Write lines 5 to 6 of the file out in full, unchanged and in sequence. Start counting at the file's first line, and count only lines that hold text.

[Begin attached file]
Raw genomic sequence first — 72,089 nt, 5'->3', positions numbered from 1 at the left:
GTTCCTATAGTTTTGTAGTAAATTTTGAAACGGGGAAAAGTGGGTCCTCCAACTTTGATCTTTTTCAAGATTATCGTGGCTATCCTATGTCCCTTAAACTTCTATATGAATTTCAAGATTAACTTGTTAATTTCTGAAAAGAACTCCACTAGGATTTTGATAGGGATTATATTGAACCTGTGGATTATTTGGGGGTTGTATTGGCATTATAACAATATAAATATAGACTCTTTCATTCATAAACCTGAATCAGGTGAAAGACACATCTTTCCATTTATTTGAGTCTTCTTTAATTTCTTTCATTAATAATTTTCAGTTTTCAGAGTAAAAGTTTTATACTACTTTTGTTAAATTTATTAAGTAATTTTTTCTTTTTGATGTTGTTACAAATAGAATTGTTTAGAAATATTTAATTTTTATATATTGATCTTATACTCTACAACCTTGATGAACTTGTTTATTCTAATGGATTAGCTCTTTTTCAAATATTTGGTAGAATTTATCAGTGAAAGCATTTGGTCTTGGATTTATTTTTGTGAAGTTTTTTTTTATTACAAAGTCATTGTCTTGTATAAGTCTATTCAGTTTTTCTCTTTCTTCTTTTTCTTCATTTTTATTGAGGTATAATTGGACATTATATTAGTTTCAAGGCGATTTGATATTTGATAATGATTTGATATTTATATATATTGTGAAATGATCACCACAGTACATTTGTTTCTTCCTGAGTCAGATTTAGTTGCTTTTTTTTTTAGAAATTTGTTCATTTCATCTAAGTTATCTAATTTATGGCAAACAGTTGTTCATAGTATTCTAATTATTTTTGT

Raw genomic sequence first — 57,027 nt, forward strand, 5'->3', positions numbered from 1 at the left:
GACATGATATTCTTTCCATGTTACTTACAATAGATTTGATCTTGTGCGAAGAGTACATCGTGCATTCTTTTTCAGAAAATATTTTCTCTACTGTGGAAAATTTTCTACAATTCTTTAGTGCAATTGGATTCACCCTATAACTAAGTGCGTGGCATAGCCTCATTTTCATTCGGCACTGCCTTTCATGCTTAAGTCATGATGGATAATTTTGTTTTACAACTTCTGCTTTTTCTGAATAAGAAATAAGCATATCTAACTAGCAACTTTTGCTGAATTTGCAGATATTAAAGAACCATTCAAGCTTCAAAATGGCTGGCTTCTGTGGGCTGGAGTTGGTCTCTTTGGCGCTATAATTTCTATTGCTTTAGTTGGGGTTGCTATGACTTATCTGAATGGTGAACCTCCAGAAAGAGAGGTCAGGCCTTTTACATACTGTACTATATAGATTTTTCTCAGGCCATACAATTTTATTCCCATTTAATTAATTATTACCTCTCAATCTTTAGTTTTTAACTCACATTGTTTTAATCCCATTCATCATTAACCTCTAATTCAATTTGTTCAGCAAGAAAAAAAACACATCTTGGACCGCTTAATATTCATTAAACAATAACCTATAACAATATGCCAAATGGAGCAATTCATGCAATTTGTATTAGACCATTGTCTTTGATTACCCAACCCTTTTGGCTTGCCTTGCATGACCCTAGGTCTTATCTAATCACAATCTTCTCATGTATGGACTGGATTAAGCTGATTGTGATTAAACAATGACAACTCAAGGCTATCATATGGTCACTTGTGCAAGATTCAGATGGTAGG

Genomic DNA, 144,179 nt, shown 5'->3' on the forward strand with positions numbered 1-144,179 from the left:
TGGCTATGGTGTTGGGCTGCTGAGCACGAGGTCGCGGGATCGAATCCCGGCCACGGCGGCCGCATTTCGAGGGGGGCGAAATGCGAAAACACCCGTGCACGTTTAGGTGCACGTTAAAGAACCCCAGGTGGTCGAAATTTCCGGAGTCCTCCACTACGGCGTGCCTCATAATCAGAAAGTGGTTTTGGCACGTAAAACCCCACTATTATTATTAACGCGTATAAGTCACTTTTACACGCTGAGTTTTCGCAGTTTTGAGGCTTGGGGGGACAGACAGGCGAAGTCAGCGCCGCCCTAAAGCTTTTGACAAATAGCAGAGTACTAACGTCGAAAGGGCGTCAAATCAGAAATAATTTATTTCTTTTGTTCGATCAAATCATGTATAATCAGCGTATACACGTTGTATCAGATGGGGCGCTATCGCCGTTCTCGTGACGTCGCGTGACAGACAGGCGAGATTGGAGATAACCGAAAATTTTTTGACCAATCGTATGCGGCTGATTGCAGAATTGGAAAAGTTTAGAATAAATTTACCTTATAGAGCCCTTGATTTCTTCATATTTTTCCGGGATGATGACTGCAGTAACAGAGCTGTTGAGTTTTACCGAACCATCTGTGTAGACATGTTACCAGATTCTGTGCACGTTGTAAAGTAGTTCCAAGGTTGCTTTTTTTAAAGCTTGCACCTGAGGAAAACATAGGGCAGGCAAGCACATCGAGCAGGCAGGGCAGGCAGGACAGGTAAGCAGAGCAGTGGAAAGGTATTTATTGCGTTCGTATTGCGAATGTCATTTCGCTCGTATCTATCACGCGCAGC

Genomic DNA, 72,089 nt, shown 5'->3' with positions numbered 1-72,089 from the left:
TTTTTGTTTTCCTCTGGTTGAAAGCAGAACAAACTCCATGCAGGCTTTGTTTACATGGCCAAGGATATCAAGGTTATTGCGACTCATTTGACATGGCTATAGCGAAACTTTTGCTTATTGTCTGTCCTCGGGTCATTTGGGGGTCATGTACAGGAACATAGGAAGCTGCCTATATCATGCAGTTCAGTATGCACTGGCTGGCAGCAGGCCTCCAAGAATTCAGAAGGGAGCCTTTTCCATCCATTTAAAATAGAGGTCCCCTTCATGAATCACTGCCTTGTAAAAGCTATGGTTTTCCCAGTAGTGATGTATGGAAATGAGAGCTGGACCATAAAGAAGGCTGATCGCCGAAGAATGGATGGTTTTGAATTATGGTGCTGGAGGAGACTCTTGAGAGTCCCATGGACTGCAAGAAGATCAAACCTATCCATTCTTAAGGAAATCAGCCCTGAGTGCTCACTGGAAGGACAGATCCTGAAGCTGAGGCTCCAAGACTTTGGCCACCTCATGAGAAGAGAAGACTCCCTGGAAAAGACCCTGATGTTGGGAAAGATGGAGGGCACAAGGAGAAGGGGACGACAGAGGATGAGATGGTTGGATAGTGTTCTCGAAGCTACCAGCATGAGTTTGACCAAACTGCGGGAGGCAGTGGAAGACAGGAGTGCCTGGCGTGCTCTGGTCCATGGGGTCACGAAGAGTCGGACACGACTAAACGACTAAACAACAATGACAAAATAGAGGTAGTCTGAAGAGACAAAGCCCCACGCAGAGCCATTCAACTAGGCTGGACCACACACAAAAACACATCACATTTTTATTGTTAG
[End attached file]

Genomic DNA, 144,179 nt, shown 5'->3' on the forward strand with positions numbered 1-144,179 from the left:
TGGCTATGGTGTTGGGCTGCTGAGCACGAGGTCGCGGGATCGAATCCCGGCCACGGCGGCCGCATTTCGAGGGGGGCGAAATGCGAAAACACCCGTGCACGTTTAGGTGCACGTTAAAGAACCCCAGGTGGTCGAAATTTCCGGAGTCCTCCACTACGGCGTGCCTCATAATCAGAAAGTGGTTTTGGCACGTAAAACCCCACTATTATTATTAACGCGTATAAGTCACTTTTACACGCTGAGTTTTCGCAGTTTTGAGGCTTGGGGGGACAGACAGGCGAAGTCAGCGCCGCCCTAAAGCTTTTGACAAATAGCAGAGTACTAACGTCGAAAGGGCGTCAAATCAGAAATAATTTATTTCTTTTGTTCGATCAAATCATGTATAATCAGCGTATACACGTTGTATCAGATGGGGCGCTATCGCCGTTCTCGTGACGTCGCGTGACAGACAGGCGAGATTGGAGATAACCGAAAATTTTTTGACCAATCGTATGCGGCTGATTGCAGAATTGGAAAAGTTTAGAATAAATTTACCTTATAGAGCCCTTGATTTCTTCATATTTTTCCGGGATGATGACTGCAGTAACAGAGCTGTTGAGTTTTACCGAACCATCTGTGTAGACATGTTACCAGATTCTGTGCACGTTGTAAAGTAGTTCCAAGGTTGCTTTTTTTAAAGCTTGCACCTGAGGAAAACATAGGGCAGGCAAGCACATCGAGCAGGCAGGGCAGGCAGGACAGGTAAGCAGAGCAGTGGAAAGGTATTTATTGCGTTCGTATTGCGAATGTCATTTCGCTCGTATCTATCACGCGCAGC